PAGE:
NeveHarms It is appropriate that this prestigious award named for Neve Harms be awarded this year to co-winner Walter Eisele, as Walt was one of the original members of the Proctor Recreation Comet Club, a youth group founded by Neve Harms in 1935.
A retired electrician, Walt has been involved with youth-oriented organizations for over 50 years, either by spearheading fundraisers for youth programs or by co-ordinating youth sports activities.
A graduate of Manual where he lettered in football, Walt has always been a "doer" - whatever the job, big or small, he does it!! He has been a long-time member, former Board Member and Past President of the Independent Sports Club; he has also been active in the Old Timers Baseball Association, serving on their Board of Directors for several years.
A charter Board member and co-founder of the Spalding Booster Club, he was named "Spalding Booster of the Year" in 1966-67 for his many years of service to that group. For his outstanding and dedicated service to Carver Center, he was honored by their Board of Directors. His volunteer efforts also involve the "Meals on Wheels" program.
Walt is currently President of the "Friends of Fatherless Boys and Girls," a group that he helped form over 20 years ago. This is probably his favorite youth program, as he has been a Board Member since its beginning.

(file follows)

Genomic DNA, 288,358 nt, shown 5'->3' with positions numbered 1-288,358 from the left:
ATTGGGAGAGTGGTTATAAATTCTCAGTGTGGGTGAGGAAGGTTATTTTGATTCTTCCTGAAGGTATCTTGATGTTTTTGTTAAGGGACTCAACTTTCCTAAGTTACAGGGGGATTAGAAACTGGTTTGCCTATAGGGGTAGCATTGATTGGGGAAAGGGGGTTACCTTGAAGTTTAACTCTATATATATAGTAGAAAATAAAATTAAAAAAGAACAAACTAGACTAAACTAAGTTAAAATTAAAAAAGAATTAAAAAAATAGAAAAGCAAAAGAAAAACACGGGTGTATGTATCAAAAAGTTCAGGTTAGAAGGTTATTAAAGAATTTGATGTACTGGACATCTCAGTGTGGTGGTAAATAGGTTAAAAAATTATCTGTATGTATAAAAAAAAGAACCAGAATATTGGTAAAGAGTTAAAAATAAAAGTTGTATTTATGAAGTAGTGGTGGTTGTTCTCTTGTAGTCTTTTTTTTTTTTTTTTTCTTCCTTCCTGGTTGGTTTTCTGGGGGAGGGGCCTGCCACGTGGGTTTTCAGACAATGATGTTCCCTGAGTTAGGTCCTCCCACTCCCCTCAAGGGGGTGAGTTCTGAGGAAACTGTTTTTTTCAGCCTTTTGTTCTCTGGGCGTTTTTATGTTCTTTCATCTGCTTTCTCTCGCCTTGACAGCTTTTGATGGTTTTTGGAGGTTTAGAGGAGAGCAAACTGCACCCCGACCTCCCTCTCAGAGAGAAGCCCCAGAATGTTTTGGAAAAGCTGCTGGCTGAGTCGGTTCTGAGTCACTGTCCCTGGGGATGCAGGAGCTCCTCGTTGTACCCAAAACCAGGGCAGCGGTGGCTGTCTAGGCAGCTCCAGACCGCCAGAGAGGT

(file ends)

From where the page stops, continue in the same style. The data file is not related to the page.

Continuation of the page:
An avid sports fan, Walt's retirement years have been occupied with golf, bowling, and fishing. Although Walt and Gert, his wife of 47 years, travel extensively, he still finds time for his two daughters and threee grandchildren. It is a bit ironic that he met Gert on the tennis courts of Proctor Center.
One of Walt's first jobs was as a life guard at Proctor Center. Who gave him that job - none other than Neve Harms himself!!"
It is appropriate that this prestigious award named for Neve Harms be awarded this year to co-winner Walter Eisele, as Walt was one of the original members of the Proctor Recreation Comet Club, a youth group founded by Neve Harms in 1935.
Retired Journal Star sports editor Paul King joins in the Hall of Fame two of the men under whom he worked during a 46-year newspaper career, Fred Tuerk and Kenny Jones.